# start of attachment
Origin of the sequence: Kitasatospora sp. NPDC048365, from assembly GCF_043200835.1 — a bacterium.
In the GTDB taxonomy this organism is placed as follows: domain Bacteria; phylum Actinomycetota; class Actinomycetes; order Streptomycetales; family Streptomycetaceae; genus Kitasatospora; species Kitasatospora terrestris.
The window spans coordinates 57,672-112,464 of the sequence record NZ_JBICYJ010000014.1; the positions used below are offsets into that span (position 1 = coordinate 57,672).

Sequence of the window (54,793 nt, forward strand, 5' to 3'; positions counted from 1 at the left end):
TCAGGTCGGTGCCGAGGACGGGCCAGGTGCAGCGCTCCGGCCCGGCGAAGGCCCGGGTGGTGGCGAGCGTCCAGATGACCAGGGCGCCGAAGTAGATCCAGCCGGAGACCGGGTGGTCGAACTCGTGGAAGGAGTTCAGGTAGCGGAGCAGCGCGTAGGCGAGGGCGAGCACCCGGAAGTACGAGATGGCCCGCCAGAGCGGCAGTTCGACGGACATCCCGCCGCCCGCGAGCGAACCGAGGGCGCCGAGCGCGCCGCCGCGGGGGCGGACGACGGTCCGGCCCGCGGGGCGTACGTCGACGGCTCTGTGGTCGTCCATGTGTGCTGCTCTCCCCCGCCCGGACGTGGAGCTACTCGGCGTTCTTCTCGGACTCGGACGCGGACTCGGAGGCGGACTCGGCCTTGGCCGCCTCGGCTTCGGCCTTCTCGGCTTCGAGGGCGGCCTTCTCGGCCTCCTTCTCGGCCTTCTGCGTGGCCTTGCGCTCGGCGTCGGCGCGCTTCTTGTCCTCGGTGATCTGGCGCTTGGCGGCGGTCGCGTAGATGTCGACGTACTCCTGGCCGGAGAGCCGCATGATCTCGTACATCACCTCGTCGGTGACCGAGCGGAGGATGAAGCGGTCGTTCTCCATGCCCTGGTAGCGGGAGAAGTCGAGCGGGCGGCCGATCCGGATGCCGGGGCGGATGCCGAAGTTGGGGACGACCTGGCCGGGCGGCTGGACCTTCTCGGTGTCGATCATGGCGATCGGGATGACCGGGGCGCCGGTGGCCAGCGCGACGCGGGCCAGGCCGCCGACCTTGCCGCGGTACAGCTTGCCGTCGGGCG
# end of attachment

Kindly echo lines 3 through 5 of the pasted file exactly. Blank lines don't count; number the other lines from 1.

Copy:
The window spans coordinates 57,672-112,464 of the sequence record NZ_JBICYJ010000014.1; the positions used below are offsets into that span (position 1 = coordinate 57,672).

Sequence of the window (54,793 nt, forward strand, 5' to 3'; positions counted from 1 at the left end):
TCAGGTCGGTGCCGAGGACGGGCCAGGTGCAGCGCTCCGGCCCGGCGAAGGCCCGGGTGGTGGCGAGCGTCCAGATGACCAGGGCGCCGAAGTAGATCCAGCCGGAGACCGGGTGGTCGAACTCGTGGAAGGAGTTCAGGTAGCGGAGCAGCGCGTAGGCGAGGGCGAGCACCCGGAAGTACGAGATGGCCCGCCAGAGCGGCAGTTCGACGGACATCCCGCCGCCCGCGAGCGAACCGAGGGCGCCGAGCGCGCCGCCGCGGGGGCGGACGACGGTCCGGCCCGCGGGGCGTACGTCGACGGCTCTGTGGTCGTCCATGTGTGCTGCTCTCCCCCGCCCGGACGTGGAGCTACTCGGCGTTCTTCTCGGACTCGGACGCGGACTCGGAGGCGGACTCGGCCTTGGCCGCCTCGGCTTCGGCCTTCTCGGCTTCGAGGGCGGCCTTCTCGGCCTCCTTCTCGGCCTTCTGCGTGGCCTTGCGCTCGGCGTCGGCGCGCTTCTTGTCCTCGGTGATCTGGCGCTTGGCGGCGGTCGCGTAGATGTCGACGTACTCCTGGCCGGAGAGCCGCATGATCTCGTACATCACCTCGTCGGTGACCGAGCGGAGGATGAAGCGGTCGTTCTCCATGCCCTGGTAGCGGGAGAAGTCGAGCGGGCGGCCGATCCGGATGCCGGGGCGGATGCCGAAGTTGGGGACGACCTGGCCGGGCGGCTGGACCTTCTCGGTGTCGATCATGGCGATCGGGATGACCGGGGCGCCGGTGGCCAGCGCGACGCGGGCCAGGCCGCCGACCTTGCCGCGGTACAGCTTGCCGTCGGGCG